If you haven’t heard of Jermey Clarkson’s latest program adventure then I’m not sure where you have been, especially if you are a keen countryside pursuits type of person. Clarkson’s Farm is, in theory at least, a fly on the wall documentary following Clarkson on his attempts to work his own farm by himself after his permanent farmer decided it was time to retire. As all of the farmers out there will agree, I’m sure, this is no small undertaking. I won’t spoil your future entertainment by getting into specifics, but Clarkson shines a light on the realities, bureaucracy, and dependencies of farming in the UK today, with a clinical accuracy. He uses his own direct and controversial approach, mixed with humour, to highlight the monumental challenges faced by farmers, and therefore rural communities, today. There’s no glossing over the physical hardships, no political agenda, no hiding from the cycle of life for the cattle, and equally no support for industrialised farming methods, no fixation on profits over welfare, or prioritisation of farm land over wilderness and a better environment. Thats an awful lot of really important issues to cover in a series of eight episodes but somehow he manages it, and more importantly leaves you wanting more. The reviews have been nearly all positive with only one naysayer, but as that comes from the Guardian its no surprise really!
Apparently 80% of the UK’s population live in urban areas, but an academic study has concluded that only 2% of England is actually built on. I’m not going dispute that simply because I can’t honestly believe it to be correct, as a general observation of satellite imagery of the country would have an observer estimating it t be higher than that. However, let’s accept the researchers work and go with 2%. The ratio between rural and urban habitation is not just staggering but scary. It does however go a long way to explain why other programmes documenting rural life tend to shy away from the realities in preference for what disassociated people might prefer to believe is the truth. Why is it that so many conservationists, often living in a built up urban metropolis, seem to have so many views on how the 20% minority should live their lives and manage the countryside in which they live? For many people living an urban life, food comes in a packet. The hardships endured to get the food to the supermarket is simply ignored. Price is king, so the 80% majority demand lower prices. Supermarkets bow to competition, putting pressure on the suppliers to drop their prices. The perceived value of food goes down and it’s a race to the bottom. On the flip side, people turn on their TV’s to watch a disney-fied version of rural life, resulting in armchair conservationists, or activists with an agenda, demonising the realities of farming and wild game hunting, with a complete disregard to their hypocrisy of demanding cheaper foods, all year round, from both local and distant locations.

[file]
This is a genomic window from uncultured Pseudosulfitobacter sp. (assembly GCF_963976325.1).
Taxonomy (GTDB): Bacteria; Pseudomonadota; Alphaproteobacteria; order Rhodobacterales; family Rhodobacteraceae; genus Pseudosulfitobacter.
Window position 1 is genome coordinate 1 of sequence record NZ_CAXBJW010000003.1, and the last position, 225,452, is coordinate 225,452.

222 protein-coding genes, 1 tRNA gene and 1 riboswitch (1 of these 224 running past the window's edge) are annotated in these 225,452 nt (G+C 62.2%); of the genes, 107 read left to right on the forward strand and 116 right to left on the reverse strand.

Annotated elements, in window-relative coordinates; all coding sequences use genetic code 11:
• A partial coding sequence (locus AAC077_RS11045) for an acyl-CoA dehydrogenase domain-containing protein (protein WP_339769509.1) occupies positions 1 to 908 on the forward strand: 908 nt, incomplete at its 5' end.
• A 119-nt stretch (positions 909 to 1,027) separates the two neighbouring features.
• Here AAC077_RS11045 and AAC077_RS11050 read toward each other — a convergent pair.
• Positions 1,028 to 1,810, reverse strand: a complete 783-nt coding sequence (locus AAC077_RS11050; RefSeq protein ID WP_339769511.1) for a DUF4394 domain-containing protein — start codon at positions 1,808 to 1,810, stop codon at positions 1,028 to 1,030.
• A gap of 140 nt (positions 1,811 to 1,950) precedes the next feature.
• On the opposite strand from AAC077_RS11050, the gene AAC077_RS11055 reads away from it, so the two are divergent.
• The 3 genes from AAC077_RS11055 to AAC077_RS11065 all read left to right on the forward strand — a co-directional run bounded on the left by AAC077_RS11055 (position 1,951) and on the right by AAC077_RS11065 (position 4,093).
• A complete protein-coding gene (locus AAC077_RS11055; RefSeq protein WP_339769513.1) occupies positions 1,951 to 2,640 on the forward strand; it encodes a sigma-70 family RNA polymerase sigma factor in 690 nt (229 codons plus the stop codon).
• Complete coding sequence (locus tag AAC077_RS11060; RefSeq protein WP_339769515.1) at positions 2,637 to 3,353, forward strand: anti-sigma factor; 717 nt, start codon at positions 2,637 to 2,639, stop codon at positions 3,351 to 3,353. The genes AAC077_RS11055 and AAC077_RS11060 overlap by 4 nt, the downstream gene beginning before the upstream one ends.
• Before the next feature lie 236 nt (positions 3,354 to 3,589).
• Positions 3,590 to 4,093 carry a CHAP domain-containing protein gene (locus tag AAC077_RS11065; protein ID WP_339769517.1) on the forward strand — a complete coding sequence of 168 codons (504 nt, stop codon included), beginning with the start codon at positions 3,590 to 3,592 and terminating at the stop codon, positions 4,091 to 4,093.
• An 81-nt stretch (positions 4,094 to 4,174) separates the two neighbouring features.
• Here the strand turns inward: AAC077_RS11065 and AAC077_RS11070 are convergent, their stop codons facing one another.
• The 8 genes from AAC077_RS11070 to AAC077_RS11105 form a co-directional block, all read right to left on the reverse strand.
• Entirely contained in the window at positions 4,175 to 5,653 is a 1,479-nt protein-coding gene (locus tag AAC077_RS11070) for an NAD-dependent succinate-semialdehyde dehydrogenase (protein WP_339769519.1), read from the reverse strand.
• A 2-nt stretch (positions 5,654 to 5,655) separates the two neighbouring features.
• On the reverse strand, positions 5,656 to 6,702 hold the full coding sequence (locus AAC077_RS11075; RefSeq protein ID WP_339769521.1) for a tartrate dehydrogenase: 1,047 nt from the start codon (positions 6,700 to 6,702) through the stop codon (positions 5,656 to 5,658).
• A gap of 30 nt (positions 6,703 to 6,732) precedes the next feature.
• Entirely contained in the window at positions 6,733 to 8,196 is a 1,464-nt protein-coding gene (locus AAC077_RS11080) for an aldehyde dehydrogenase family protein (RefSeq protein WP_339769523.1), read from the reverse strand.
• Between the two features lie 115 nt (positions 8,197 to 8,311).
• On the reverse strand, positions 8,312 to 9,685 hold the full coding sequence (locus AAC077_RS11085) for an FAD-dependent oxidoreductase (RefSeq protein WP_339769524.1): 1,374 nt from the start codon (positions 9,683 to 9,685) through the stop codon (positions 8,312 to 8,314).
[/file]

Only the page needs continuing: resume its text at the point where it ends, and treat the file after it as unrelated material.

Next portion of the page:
I happened to be passing Chipping Norton last week, so fresh with the final episode of Clarkson’s Farm still in my memory from the night before, I decided to call into Diddly Squat Farm Shop. I certainly wasn’t expecting to see any of the cast (just as well, as I didn’t!) but I like visiting farm shops and needed something for my dinner that evening. First observations would be that the locals are likely to get peeved with the traffic pretty soon, but as with all new ‘fads’ the footfall to the shop will likely die down over the next few weeks. The queue didn’t appear too long, so after parking my landy in the field next to an Aston Martin (one of a few) I trotted off over the field to see what was on offer. It’s important to know, for anyone considering paying a visit themselves, that the shop isn’t very big, and as a result a small queue can be a rather deceptive consideration for a time appreciation study! It was an hour before I was able to exit the shop with some honey, rapeseed oil, lamb chops and a loaf of bread, oh and a small sausage roll for immediate consumption. I was also £28 lighter in the wallet. I accept that however. Local, seasonal, ethically sourced, sustainable food isn’t cheap. Our problem, as a nation, is that we think it should be! We’ve fallen into the cycle of believing food costs nothing to produce because the supermarkets have capitulated to our demands for cheaper produce. To try and remain afloat, farming has become big business and industrialisation expanded in order to supply the demand. Conservationists abhor the industrialised nature of food production, as do I, but until we accept that food costs more how will we ever resolve the conundrum of supporting conservation, supporting the reality of the country and still eating well but with a different price point? It unfortunate therefore that we will continue to see people blame populist causes to help justify our current actions and culture.
Spoiler alert, in the last episode of Clarkson’s Farm we discover that after costs, the farm made a grand total of £144 for the year’s efforts. That was before Clarkson was able to pay himself. Now we all know he would have been handsomely rewarded by Amazon for sharing his trials and tribulations but other farmer’s won’t have that luxury. It was the weather that destroyed his crops and therefore his revenue, but thats only on top of the cheaper prices we have demanded for the food that is bought in the local supermarket - far removed from where it was actually grown and harvested. It’s time we started to appreciate the real costs of food and accepting we need to alter our eating habits and start to pay more.